I might say that I like bland pasties and that your taste is just different to mine. I might deflect to talk about how I got the pastry cooked well and that the shape was kind of pasty-like. These points might be things that I can build on, but I am raising them as a way to avoid confronting the blandness of the pasty.

Again you can listen reflectively to me or you can restate your feedback in different ways. This is, however, taking time away from a potential discussion of how to predict and reduce blandness, or how to add some more flavour. If we both know to watch out for this mindset tax then we can call it out, put it aside and consider the feedback you are giving on its own merits.

Blame it on the rain

At work, I often find myself being asked to coach “them.” By that I meant that the person I am coaching wants someone else to change or someone else to “just get it.” This might be fair enough, but it is a distraction from the discussion about how the person I am coaching might deal with the other people or behave in a way that changes the situation. I often remind people of this by saying that “They might (blah) but I cannot coach them if they are not in the room, I can only coach you. What is the challenge here FOR YOUY?”

More generally though, this is a case of “blame it on the rain.” This, our next horseman is where I blame an issue on one off circumstances or factors that are not in my control.

There is an element of truth in what I say – for example if it was raining then that might have impacted what I did.

In the case of my bland pasty, it might be true that I had a brand of “Worcestershire sauce” in my pastry. It might also be true that the oven was not a good one or that the vegetables that I was forced to use were a bit old. All of these might be true and I might blame them for the blandness of the pastry. However if I just say this to deflect from thinking about what I will do next time then I will not try something new and will not change.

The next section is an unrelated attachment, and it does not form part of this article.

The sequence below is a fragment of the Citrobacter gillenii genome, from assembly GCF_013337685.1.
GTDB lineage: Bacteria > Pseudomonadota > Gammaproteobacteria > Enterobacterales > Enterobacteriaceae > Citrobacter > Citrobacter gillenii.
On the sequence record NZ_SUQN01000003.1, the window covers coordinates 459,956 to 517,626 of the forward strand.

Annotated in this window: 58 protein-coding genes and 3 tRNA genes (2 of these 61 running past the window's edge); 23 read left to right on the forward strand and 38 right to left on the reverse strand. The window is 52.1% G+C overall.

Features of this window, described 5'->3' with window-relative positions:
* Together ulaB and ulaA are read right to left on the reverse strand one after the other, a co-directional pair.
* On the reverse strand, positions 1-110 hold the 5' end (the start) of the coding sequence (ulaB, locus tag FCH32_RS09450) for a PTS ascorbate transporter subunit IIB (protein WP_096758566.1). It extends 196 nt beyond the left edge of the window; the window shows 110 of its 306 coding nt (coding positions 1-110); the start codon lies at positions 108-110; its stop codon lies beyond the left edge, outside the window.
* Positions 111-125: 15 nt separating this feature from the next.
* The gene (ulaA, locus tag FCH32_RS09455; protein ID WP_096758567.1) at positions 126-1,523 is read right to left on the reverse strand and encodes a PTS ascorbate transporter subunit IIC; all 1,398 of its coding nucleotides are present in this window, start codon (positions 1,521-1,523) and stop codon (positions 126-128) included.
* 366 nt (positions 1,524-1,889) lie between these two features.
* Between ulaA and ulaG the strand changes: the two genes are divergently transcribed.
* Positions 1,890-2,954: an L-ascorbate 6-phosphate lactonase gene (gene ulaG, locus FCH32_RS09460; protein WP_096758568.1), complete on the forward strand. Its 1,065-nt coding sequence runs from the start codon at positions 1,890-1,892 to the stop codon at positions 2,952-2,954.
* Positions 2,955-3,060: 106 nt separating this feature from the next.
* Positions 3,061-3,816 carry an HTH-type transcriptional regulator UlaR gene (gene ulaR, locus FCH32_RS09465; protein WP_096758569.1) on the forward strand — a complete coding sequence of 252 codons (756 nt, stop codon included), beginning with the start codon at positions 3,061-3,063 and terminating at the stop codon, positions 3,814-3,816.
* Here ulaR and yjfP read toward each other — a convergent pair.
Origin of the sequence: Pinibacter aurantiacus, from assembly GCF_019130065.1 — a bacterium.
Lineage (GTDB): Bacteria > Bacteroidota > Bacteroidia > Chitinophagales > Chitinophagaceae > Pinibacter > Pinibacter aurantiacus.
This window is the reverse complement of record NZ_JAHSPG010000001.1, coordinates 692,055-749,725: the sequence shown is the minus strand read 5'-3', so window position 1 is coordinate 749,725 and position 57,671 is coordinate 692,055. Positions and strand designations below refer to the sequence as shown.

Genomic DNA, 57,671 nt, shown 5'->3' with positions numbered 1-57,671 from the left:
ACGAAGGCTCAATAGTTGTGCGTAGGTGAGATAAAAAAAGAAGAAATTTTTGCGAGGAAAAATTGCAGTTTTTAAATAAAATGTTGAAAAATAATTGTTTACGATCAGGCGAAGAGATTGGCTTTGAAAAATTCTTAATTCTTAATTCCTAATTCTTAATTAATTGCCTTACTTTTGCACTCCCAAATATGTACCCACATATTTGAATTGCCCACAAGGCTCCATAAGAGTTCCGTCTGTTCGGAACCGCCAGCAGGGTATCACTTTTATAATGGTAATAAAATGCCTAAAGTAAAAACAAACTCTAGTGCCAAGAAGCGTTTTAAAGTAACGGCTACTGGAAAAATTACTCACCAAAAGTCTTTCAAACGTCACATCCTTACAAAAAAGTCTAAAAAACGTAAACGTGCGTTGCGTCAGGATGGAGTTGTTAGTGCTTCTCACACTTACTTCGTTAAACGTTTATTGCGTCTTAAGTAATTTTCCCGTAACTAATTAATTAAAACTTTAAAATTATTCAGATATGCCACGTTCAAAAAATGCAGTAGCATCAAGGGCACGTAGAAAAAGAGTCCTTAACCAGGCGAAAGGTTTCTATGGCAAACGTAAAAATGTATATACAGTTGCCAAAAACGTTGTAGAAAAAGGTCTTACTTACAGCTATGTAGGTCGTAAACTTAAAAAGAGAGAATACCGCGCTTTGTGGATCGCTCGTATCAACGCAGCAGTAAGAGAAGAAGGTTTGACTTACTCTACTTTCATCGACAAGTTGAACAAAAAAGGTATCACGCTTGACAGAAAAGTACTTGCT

When coaching, it is common to have people blame the rain (the workshop room, the group being tired, the sauce being bland) rather that question their own actions and contribution to the outcome. Similar to “I rock” they are discussing everything except the thing they could change.

I guess you know the solution here then – reflective listening and calling it out as an observation.

Optimist without a cause

The last horseman is one that sounds harmless and that I am often a victim of, but it is one that inhibits change and it relates to saying what I think I should say rather than thinking deeply about my cooking (or coaching)>

The optimist without a cause is the person who accepts that feedback or states their own insight and then says they will change, but has no plan to do so.

I might say that I agree that the pasty is bland and thankyou for the feedback.

“Next time,” I say, “I will add more flavour.”

Unfortunately though, I won’t. I have no plan for how to improve and I have not really decided to do anything. We can end out cooking session on a high note, but with no commitment to do anything concrete.

This is often where the coach needs to end the session, ensuring that the cook (coachee) has really absorbed the new insight, or committed to a new action or experiment. When you call out my optimism, you can then ask “so, what specifically could you do differently?”

Conclusion

Coaching is good and it is really rewarding. However, the people who most need coaching are generally the people who also have the best defenses to avoid change.

I like to discuss the concept of mindset tax with people (and teams) that I coach, so I can call it out when I see it and we can minimise it. Then, when coaching, I practice spotting the taxes as they appear.

If we can reduce these 5 things then growth will be faster (and I might move from bland pasties to decent pasties and even pies when I cook):

  1. “Should do” thinking versus “what I really want” thinking
  2. You are right – I suck
  3. You are wrong – I rock
  4. Blame it one the rain
  5. Optimist without a cause